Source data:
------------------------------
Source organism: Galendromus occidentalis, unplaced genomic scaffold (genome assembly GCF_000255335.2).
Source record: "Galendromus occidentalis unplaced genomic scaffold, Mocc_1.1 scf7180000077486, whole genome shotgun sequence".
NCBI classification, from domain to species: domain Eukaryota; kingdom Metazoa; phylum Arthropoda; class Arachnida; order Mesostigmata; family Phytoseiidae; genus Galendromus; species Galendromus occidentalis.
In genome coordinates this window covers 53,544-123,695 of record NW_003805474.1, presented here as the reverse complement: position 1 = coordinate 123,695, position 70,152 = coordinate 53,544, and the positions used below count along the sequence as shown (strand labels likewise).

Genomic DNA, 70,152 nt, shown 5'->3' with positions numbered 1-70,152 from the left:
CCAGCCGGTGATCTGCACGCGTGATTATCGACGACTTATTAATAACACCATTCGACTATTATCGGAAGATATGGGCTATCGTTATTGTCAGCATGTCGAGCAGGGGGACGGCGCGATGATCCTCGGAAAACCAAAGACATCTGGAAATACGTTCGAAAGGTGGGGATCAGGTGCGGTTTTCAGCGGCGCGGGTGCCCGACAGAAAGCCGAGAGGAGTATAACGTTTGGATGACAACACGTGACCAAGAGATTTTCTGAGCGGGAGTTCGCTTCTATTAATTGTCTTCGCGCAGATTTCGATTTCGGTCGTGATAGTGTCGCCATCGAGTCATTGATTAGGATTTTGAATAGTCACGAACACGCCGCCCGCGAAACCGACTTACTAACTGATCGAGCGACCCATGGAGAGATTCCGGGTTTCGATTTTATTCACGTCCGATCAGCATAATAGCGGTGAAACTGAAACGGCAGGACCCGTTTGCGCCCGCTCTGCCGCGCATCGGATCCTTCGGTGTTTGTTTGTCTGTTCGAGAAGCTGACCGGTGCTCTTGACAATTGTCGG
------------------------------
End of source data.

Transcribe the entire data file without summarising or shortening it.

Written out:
Source organism: Galendromus occidentalis, unplaced genomic scaffold (genome assembly GCF_000255335.2).
Source record: "Galendromus occidentalis unplaced genomic scaffold, Mocc_1.1 scf7180000077486, whole genome shotgun sequence".
NCBI classification, from domain to species: domain Eukaryota; kingdom Metazoa; phylum Arthropoda; class Arachnida; order Mesostigmata; family Phytoseiidae; genus Galendromus; species Galendromus occidentalis.
In genome coordinates this window covers 53,544-123,695 of record NW_003805474.1, presented here as the reverse complement: position 1 = coordinate 123,695, position 70,152 = coordinate 53,544, and the positions used below count along the sequence as shown (strand labels likewise).

Genomic DNA, 70,152 nt, shown 5'->3' with positions numbered 1-70,152 from the left:
CCAGCCGGTGATCTGCACGCGTGATTATCGACGACTTATTAATAACACCATTCGACTATTATCGGAAGATATGGGCTATCGTTATTGTCAGCATGTCGAGCAGGGGGACGGCGCGATGATCCTCGGAAAACCAAAGACATCTGGAAATACGTTCGAAAGGTGGGGATCAGGTGCGGTTTTCAGCGGCGCGGGTGCCCGACAGAAAGCCGAGAGGAGTATAACGTTTGGATGACAACACGTGACCAAGAGATTTTCTGAGCGGGAGTTCGCTTCTATTAATTGTCTTCGCGCAGATTTCGATTTCGGTCGTGATAGTGTCGCCATCGAGTCATTGATTAGGATTTTGAATAGTCACGAACACGCCGCCCGCGAAACCGACTTACTAACTGATCGAGCGACCCATGGAGAGATTCCGGGTTTCGATTTTATTCACGTCCGATCAGCATAATAGCGGTGAAACTGAAACGGCAGGACCCGTTTGCGCCCGCTCTGCCGCGCATCGGATCCTTCGGTGTTTGTTTGTCTGTTCGAGAAGCTGACCGGTGCTCTTGACAATTGTCGG